And so, we talked to students and to faculty as to feature on their website the alumni from the schools who’ve moved into or are doing macro practice. And we have gotten many schools now to put videos together to show – and here’s the quote – “This is What Social Work Looks Like.” And when you click on “This is What Social Work Looks Like”, or, “I didn’t know you could do this in social work”, quote-unquote (which we hear very often: they didn’t know about these macro level opportunities in the profession). Click on here and you’ll see your wonderful alumni doing wonderful things. Many of the schools have done that. So, I think that reframing, of yes, that is community organizing; yes, that is part of macro practice: to be a public speaker, to give testimony, to bring your clients and organize them, to teaching and so on. And one example about the bigger, bigger picture Jonathan, since we might be ending soon, on what society does: American society, by design, proudly identifies itself (since I teach policy as well) as an individualistic society. So, if a society that values the individual, and that goes with liberty and freedom, and the herd would be seen – as Darlyne said – the herd would be seen as oppressive. You know, it’s the difference between […] is it a web – is the network, you know, a web, or does it liberate you? And so even the term “self-help groups”, to move the analogies: we talk about self-help groups, and I say to students, what is a self-help group? Well, what they really mean are the programs that are run by people who have the problem. Sometimes they’re called 12-step programs. But you know what? There’s nothing self and individual; it’s all mutual aid. So, if we call them mutual aid groups instead of self-help, realizing that people who join those groups know they can’t do it alone: they must be part of a community.  And those groups are empowering, and help people, liberate them, and help them realize that they’re not in this alone. And that’s the connection that we want to make between the individual and the community, or the individual and environment, or the individual and society.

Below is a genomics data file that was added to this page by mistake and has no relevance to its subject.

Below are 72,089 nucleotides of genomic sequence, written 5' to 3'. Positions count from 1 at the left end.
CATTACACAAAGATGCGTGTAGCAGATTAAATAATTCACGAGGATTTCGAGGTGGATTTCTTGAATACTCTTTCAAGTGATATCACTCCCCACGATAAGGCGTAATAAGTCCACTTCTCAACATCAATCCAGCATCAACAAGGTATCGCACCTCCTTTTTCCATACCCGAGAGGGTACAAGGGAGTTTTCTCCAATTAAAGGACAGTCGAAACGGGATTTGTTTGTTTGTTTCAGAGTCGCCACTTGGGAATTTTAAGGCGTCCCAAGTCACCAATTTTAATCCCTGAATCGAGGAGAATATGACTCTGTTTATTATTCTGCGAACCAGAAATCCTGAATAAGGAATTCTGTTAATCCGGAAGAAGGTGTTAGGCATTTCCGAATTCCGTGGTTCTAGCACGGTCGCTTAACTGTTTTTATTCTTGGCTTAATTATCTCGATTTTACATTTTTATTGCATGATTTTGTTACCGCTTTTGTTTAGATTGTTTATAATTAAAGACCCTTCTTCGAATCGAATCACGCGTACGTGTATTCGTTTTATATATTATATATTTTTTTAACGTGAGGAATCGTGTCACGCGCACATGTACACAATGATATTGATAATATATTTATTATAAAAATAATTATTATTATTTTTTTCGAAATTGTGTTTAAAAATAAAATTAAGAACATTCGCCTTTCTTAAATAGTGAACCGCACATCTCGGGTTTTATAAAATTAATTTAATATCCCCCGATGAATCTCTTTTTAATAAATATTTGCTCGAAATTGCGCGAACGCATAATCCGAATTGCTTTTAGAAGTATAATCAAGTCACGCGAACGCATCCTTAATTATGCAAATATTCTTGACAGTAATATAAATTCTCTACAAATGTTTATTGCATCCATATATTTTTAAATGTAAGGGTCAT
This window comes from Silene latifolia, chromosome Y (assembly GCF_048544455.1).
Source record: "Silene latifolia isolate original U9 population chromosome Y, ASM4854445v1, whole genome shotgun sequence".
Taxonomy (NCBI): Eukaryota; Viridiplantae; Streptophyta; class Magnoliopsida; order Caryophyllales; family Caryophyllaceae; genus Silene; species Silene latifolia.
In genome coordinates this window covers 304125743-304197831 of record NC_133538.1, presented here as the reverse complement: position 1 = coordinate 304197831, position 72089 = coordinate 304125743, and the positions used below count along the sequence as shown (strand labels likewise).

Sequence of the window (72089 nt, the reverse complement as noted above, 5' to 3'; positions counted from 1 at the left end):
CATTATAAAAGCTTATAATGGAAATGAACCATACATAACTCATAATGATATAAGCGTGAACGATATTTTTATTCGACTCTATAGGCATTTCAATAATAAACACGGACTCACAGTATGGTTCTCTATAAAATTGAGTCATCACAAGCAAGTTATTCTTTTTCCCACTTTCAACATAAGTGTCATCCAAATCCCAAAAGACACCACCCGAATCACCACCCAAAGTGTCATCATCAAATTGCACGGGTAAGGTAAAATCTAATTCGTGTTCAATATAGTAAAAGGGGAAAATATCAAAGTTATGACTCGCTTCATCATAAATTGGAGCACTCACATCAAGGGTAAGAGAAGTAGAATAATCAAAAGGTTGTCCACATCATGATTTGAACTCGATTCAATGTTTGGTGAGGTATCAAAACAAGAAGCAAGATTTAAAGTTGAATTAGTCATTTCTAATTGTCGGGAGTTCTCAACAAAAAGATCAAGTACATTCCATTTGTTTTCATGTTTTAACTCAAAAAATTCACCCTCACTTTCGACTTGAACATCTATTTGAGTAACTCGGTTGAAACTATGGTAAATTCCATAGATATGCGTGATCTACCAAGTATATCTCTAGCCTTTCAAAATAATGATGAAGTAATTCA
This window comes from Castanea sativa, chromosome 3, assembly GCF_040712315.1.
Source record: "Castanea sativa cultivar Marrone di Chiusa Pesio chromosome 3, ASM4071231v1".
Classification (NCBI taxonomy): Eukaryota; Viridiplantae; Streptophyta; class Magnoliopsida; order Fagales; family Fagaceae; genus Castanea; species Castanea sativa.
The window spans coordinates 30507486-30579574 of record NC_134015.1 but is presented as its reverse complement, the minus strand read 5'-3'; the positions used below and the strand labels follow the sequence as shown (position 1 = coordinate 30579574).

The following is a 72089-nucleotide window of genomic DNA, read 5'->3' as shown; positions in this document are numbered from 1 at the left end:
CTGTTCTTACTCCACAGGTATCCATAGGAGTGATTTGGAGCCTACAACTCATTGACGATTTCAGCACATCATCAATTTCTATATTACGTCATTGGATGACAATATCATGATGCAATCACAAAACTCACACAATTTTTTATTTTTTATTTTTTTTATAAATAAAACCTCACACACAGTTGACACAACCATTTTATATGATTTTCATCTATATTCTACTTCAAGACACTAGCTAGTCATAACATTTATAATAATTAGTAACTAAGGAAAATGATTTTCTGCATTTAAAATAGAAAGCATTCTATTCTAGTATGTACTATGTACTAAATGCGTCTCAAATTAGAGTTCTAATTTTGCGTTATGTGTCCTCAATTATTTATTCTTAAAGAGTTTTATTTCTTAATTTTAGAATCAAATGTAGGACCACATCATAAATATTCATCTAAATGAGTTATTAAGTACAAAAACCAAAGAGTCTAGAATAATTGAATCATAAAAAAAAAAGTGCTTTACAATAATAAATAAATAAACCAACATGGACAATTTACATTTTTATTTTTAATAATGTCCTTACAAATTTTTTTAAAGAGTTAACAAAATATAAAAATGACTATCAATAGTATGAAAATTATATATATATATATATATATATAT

[43:45]
Jonathan Singer: Well, I’m sure the Alex Gitterman is very happy that you were promoting mutual aid groups in that moment.

Darlyne Bailey: Absolutely! [Laughter] We give homage to Alex every chance we get.

[43:58]

Jonathan Singer: Yes, a true social work treasure. Are there any last things that you want to bring up: topics that you think are important, or not just topics, points that you think are really important for folks to understand about case to cause, moment to movement, product and process, as we think about macro social work and the profession?

Terry Mizrahi: I think the part about social work history is important, and valuing ourselves. So, this is a little more philosophical rather than pragmatic, but I think that social workers – as much as I love our profession for its humility –  I don’t think we take enough credit and I don’t think we advance ourselves enough in that more social and political and civic arena. I think people do it a lot, social workers work a lot, you know. We are the largest “mental health” provider, in crises, in the Red Cross, social worker volunteers, but they’re not told. So, I want social workers to be proud: call themselves social workers, identify themselves, explain to people that yes, we do a complex job and we have multiple clients, or as Darlyne used the term, the client system.  That we’re all connected and being connected doesn’t diminish the individual. So, I think that’s what I would sort of like to leave folks: that there’s a home and a community, and the macro end of social work is an integral part of it, and that we have a proud history that I think we need to bring to the fore.